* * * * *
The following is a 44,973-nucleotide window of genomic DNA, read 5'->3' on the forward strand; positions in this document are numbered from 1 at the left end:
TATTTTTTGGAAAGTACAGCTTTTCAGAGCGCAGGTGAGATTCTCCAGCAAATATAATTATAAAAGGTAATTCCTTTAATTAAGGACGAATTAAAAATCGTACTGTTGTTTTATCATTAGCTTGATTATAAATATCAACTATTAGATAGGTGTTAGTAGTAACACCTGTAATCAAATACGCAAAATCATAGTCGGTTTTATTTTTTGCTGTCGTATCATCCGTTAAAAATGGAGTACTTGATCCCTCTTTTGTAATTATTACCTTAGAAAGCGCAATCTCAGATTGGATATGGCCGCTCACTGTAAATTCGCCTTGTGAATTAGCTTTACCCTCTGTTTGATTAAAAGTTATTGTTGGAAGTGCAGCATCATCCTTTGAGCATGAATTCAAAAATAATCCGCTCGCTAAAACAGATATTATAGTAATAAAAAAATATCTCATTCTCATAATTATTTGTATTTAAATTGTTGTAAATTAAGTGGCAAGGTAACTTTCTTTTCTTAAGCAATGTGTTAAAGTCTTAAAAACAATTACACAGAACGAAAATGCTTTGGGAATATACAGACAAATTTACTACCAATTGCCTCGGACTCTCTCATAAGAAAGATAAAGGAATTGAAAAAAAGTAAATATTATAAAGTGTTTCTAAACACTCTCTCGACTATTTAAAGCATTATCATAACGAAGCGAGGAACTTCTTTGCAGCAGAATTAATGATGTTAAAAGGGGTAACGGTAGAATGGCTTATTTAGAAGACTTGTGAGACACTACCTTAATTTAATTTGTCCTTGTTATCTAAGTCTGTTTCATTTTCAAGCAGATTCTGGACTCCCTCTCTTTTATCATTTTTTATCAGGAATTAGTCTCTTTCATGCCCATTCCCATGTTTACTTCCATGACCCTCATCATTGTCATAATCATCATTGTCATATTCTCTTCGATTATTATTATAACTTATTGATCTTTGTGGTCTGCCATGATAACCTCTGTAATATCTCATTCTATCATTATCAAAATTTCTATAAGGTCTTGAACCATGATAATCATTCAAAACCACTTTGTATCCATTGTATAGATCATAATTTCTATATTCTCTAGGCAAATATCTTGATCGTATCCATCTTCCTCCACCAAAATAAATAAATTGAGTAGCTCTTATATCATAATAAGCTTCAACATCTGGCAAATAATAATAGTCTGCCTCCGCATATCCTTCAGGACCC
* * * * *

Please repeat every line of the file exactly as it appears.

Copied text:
The following is a 44,973-nucleotide window of genomic DNA, read 5'->3' on the forward strand; positions in this document are numbered from 1 at the left end:
TATTTTTTGGAAAGTACAGCTTTTCAGAGCGCAGGTGAGATTCTCCAGCAAATATAATTATAAAAGGTAATTCCTTTAATTAAGGACGAATTAAAAATCGTACTGTTGTTTTATCATTAGCTTGATTATAAATATCAACTATTAGATAGGTGTTAGTAGTAACACCTGTAATCAAATACGCAAAATCATAGTCGGTTTTATTTTTTGCTGTCGTATCATCCGTTAAAAATGGAGTACTTGATCCCTCTTTTGTAATTATTACCTTAGAAAGCGCAATCTCAGATTGGATATGGCCGCTCACTGTAAATTCGCCTTGTGAATTAGCTTTACCCTCTGTTTGATTAAAAGTTATTGTTGGAAGTGCAGCATCATCCTTTGAGCATGAATTCAAAAATAATCCGCTCGCTAAAACAGATATTATAGTAATAAAAAAATATCTCATTCTCATAATTATTTGTATTTAAATTGTTGTAAATTAAGTGGCAAGGTAACTTTCTTTTCTTAAGCAATGTGTTAAAGTCTTAAAAACAATTACACAGAACGAAAATGCTTTGGGAATATACAGACAAATTTACTACCAATTGCCTCGGACTCTCTCATAAGAAAGATAAAGGAATTGAAAAAAAGTAAATATTATAAAGTGTTTCTAAACACTCTCTCGACTATTTAAAGCATTATCATAACGAAGCGAGGAACTTCTTTGCAGCAGAATTAATGATGTTAAAAGGGGTAACGGTAGAATGGCTTATTTAGAAGACTTGTGAGACACTACCTTAATTTAATTTGTCCTTGTTATCTAAGTCTGTTTCATTTTCAAGCAGATTCTGGACTCCCTCTCTTTTATCATTTTTTATCAGGAATTAGTCTCTTTCATGCCCATTCCCATGTTTACTTCCATGACCCTCATCATTGTCATAATCATCATTGTCATATTCTCTTCGATTATTATTATAACTTATTGATCTTTGTGGTCTGCCATGATAACCTCTGTAATATCTCATTCTATCATTATCAAAATTTCTATAAGGTCTTGAACCATGATAATCATTCAAAACCACTTTGTATCCATTGTATAGATCATAATTTCTATATTCTCTAGGCAAATATCTTGATCGTATCCATCTTCCTCCACCAAAATAAATAAATTGAGTAGCTCTTATATCATAATAAGCTTCAACATCTGGCAAATAATAATAGTCTGCCTCCGCATATCCTTCAGGACCC